American Noah Rubin's wild journey to a wild card at Roland Garros

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Noah Rubin, a 22-year-old from Long Island, excelled in Challenger events to reach the main draw. (AP)

When the French Open commences on Sunday at Roland Garros, learned observers will be preoccupied with the leading competitors, wondering if Rafael Nadal can win an 11th crown, fascinated to find out if Simona Halep can secure her first major title at long last, and closely following a cluster of other top-of-the-line players. 

But fans who love to focus on the early stages of this Grand Slam tournament will be examining other participants who are more than worthy of their attention.

For American followers of the sport, 22-year-old Noah Rubin of Long Island will be someone to watch. Here is a compelling performer currently ranked No. 204 in the world who garnered a wild card into Roland Garros after outperforming everyone else at a pair of Challenger events held in late April and early May. He was victorious in Tallahassee, Florida, taking the title with a 6-2, 3-6, 6-4 triumph in the final over Marc Polmans.

Although Rubin fell in the first round the following week in Savannah, Georgia, he collected more points than anyone else in that pair of tournaments, and was rewarded with a wild card into Roland Garros.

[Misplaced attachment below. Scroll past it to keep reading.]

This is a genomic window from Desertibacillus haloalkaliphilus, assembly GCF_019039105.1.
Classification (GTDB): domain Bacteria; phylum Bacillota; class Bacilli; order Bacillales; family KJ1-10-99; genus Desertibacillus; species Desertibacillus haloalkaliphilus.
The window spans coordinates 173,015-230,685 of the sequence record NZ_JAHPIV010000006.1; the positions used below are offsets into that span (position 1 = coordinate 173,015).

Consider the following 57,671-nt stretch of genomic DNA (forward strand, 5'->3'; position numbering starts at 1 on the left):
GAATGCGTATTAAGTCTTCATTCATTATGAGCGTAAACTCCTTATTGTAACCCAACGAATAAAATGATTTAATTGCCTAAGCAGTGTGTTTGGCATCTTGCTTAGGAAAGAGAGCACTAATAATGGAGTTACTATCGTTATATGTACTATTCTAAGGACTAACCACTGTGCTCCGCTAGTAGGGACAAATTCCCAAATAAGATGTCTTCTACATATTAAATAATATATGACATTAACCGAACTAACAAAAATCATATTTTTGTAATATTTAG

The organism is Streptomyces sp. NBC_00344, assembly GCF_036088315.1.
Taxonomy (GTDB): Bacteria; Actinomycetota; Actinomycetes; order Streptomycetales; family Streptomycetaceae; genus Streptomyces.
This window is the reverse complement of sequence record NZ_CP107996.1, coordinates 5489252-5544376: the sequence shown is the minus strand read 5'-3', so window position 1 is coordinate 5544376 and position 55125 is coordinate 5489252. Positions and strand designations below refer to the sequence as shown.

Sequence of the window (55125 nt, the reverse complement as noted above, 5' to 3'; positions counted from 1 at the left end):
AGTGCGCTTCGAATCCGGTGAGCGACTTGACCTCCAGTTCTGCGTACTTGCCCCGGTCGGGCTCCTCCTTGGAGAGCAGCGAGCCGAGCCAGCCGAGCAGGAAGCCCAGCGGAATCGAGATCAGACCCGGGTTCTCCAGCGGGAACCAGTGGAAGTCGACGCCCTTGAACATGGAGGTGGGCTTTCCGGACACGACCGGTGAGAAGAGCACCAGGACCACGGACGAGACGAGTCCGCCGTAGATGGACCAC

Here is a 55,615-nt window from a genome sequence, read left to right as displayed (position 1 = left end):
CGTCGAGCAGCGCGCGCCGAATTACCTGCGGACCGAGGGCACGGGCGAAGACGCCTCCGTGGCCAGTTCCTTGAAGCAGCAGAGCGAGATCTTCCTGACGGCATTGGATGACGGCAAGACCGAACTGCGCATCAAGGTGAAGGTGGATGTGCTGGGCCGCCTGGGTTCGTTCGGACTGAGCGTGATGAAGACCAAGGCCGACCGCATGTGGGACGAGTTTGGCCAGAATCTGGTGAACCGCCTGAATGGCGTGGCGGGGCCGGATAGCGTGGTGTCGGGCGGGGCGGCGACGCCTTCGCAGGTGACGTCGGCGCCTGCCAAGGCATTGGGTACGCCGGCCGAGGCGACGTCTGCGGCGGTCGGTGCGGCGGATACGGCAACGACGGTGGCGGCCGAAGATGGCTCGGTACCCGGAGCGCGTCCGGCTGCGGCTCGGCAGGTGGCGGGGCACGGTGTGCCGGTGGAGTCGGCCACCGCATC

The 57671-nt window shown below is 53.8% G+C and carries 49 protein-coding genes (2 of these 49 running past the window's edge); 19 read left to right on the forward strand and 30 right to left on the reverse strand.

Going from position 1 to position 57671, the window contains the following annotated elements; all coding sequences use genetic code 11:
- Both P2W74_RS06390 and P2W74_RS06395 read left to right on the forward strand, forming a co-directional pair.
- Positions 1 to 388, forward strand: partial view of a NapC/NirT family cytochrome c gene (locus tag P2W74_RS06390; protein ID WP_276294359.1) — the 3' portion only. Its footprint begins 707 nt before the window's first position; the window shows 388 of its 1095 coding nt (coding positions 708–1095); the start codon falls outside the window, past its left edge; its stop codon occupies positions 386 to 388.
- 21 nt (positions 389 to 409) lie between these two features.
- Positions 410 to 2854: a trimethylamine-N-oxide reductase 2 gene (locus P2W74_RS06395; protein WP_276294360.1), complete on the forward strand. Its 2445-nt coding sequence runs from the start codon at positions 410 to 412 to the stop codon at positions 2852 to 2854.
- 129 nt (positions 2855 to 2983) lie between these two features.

Rubin was filled with gratitude about the wild card and the opportunity it provides to him. In the fall of 2015, he accumulated the most points in Challenger events held in the U.S. to gain a wild card into the 2016 Australian Open, upending world No. 18 Benoit Paire in three consecutive tie-breaks for a stunning victory, before bowing out in the second round. This time around, he hopes to make the most of his first appearance ever in the main draw of Roland Garros.

“Regardless of how I do at the French Open,” he says, “this is about putting myself in the position to be competing against the best players in the world. 

“I am excited. I have had some great results at the Australian Open a couple of times and I think those performances in 2016 and 2017 will give me the confidence and knowledge that I can play against these players at the French Open. I am ready to just get out there and play. I played in the juniors in Paris two or three times and in the men’s qualifying once. I was fortunate to get the wild card this year.”